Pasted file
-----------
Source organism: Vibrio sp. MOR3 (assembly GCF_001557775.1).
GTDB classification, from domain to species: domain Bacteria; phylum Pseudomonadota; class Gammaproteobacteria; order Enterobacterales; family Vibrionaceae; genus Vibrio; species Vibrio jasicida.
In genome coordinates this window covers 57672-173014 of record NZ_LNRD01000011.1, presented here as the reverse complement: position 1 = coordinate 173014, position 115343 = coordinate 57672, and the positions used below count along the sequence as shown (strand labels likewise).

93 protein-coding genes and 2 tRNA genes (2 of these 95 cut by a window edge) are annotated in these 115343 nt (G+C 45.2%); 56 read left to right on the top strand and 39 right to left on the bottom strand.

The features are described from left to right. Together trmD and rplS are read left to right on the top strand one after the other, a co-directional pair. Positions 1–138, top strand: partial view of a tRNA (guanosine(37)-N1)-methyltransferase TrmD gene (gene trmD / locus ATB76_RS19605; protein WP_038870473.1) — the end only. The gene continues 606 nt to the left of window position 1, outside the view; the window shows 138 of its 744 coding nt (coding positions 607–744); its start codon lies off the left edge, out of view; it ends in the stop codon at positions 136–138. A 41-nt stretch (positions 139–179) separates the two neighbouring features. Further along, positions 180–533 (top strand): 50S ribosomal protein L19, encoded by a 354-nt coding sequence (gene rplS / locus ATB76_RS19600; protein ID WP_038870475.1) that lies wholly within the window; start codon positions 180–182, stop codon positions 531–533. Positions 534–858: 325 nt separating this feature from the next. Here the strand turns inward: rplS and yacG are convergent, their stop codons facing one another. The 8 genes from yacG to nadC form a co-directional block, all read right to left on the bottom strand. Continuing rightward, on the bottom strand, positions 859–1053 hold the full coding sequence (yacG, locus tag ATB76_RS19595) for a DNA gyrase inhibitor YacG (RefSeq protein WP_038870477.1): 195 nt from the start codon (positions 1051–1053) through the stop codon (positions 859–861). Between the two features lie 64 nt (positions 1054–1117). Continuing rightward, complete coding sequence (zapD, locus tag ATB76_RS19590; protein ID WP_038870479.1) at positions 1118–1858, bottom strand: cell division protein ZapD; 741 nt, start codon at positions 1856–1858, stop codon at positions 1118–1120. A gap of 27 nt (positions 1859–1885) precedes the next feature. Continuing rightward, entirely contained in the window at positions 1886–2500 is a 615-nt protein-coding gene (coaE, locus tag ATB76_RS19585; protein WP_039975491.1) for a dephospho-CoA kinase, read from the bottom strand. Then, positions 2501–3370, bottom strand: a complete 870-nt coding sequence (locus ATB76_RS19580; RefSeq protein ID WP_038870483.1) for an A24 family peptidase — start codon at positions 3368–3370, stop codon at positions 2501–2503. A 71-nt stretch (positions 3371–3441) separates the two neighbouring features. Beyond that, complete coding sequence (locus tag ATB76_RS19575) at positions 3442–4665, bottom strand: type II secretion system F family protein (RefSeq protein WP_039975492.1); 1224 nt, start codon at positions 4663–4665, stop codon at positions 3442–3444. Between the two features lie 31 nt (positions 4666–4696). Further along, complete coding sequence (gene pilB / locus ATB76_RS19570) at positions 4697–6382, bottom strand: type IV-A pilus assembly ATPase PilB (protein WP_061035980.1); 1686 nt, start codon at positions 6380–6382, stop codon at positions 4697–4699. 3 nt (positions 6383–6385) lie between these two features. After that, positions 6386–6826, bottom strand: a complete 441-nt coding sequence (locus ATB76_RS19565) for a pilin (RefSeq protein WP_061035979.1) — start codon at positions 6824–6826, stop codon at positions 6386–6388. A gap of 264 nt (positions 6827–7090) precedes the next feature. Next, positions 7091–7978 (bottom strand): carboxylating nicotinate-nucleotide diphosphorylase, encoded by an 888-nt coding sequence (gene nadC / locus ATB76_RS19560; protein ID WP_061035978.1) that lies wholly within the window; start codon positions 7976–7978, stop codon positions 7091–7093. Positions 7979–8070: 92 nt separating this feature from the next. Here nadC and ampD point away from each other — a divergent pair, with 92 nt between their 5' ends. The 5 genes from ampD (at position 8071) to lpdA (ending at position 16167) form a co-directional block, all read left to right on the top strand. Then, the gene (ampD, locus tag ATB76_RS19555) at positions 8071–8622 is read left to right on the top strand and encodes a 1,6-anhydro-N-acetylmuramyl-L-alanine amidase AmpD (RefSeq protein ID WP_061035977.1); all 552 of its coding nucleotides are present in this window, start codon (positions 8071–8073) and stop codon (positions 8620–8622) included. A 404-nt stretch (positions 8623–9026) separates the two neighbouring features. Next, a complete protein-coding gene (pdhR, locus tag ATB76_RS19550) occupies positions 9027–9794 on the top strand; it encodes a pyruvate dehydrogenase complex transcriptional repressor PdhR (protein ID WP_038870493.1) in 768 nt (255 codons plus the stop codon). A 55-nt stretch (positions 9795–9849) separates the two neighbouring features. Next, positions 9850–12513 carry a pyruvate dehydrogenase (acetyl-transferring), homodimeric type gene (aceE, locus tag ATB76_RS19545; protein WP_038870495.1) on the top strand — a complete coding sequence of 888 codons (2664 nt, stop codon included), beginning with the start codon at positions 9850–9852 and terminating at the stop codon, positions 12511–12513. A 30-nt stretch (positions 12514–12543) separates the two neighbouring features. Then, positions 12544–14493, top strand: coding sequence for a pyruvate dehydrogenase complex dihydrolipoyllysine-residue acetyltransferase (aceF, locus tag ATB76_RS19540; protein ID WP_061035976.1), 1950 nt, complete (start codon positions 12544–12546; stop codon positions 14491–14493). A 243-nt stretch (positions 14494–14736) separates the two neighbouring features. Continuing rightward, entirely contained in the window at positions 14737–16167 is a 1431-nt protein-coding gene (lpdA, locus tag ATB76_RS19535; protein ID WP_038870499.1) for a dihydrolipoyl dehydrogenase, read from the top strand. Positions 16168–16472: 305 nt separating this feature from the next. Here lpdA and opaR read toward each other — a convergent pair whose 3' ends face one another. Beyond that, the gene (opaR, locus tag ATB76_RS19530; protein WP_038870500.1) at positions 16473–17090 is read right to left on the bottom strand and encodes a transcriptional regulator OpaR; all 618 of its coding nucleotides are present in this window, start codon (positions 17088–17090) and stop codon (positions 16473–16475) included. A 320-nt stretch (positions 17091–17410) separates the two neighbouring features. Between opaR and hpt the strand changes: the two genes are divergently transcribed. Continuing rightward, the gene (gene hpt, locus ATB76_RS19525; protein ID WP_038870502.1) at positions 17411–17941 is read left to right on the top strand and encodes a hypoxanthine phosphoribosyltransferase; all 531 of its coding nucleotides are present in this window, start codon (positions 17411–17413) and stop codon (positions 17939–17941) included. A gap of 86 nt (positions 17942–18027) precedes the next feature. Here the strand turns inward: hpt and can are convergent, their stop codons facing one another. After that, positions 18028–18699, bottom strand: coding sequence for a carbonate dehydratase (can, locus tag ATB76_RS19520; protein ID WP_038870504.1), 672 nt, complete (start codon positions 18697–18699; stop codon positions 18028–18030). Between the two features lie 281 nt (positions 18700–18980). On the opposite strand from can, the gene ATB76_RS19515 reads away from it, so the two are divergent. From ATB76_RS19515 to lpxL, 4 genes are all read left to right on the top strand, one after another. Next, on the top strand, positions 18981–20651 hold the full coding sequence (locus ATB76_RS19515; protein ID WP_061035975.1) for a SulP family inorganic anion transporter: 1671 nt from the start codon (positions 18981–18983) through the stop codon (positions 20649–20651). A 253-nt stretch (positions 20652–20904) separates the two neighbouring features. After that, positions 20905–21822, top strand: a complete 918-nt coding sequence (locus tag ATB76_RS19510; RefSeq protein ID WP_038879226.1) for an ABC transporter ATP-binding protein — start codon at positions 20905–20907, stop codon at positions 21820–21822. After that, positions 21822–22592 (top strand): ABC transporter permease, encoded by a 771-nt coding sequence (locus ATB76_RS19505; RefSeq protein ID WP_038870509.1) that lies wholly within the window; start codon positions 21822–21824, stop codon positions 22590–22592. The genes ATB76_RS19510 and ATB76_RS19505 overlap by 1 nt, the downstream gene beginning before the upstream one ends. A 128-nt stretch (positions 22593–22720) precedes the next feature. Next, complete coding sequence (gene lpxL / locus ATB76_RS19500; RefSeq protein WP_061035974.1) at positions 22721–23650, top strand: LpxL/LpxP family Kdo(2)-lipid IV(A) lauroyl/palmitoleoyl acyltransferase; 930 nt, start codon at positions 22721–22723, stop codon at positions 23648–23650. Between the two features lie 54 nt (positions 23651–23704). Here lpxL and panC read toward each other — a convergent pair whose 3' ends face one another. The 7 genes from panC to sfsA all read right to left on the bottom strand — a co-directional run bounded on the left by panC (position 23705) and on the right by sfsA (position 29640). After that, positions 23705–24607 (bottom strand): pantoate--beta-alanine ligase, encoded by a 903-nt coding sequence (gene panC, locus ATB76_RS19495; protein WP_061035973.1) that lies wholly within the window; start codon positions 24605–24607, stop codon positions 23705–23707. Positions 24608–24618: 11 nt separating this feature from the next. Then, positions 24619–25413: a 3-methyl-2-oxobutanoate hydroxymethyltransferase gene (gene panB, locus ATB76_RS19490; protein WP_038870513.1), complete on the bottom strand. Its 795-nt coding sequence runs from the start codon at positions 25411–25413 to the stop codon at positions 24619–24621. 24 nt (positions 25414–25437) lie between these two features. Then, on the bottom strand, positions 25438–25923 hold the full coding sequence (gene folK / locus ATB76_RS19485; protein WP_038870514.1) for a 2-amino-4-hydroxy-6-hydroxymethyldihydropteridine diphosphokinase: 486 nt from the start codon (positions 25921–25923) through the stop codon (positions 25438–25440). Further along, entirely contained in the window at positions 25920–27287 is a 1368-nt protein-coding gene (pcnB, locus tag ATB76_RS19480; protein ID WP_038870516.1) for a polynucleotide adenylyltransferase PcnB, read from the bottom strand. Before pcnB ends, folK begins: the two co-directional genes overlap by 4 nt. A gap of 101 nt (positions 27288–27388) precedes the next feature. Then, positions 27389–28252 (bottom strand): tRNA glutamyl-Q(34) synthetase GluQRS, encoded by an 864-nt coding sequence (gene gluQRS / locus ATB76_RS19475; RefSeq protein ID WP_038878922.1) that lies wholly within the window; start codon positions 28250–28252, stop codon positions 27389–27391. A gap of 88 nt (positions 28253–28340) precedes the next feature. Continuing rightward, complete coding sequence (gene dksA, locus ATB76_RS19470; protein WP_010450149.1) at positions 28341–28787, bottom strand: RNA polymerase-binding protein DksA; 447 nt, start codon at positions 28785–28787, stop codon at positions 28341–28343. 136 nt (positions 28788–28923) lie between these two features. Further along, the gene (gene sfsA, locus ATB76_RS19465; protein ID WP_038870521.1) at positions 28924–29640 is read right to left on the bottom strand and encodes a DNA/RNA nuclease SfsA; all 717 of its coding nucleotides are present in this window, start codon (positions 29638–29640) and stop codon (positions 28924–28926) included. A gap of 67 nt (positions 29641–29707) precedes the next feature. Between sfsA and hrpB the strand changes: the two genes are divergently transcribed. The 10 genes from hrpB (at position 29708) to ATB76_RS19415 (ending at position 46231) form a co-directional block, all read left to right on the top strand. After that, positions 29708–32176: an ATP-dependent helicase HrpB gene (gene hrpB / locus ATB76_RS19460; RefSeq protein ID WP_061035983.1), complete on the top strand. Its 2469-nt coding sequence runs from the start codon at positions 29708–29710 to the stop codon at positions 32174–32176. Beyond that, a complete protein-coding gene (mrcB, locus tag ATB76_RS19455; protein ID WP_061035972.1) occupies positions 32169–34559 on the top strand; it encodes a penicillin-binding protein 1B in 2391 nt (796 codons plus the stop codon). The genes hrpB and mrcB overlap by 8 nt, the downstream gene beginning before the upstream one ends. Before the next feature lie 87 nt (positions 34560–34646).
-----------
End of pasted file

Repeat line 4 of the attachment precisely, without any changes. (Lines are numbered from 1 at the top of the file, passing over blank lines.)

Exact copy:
93 protein-coding genes and 2 tRNA genes (2 of these 95 cut by a window edge) are annotated in these 115343 nt (G+C 45.2%); 56 read left to right on the top strand and 39 right to left on the bottom strand.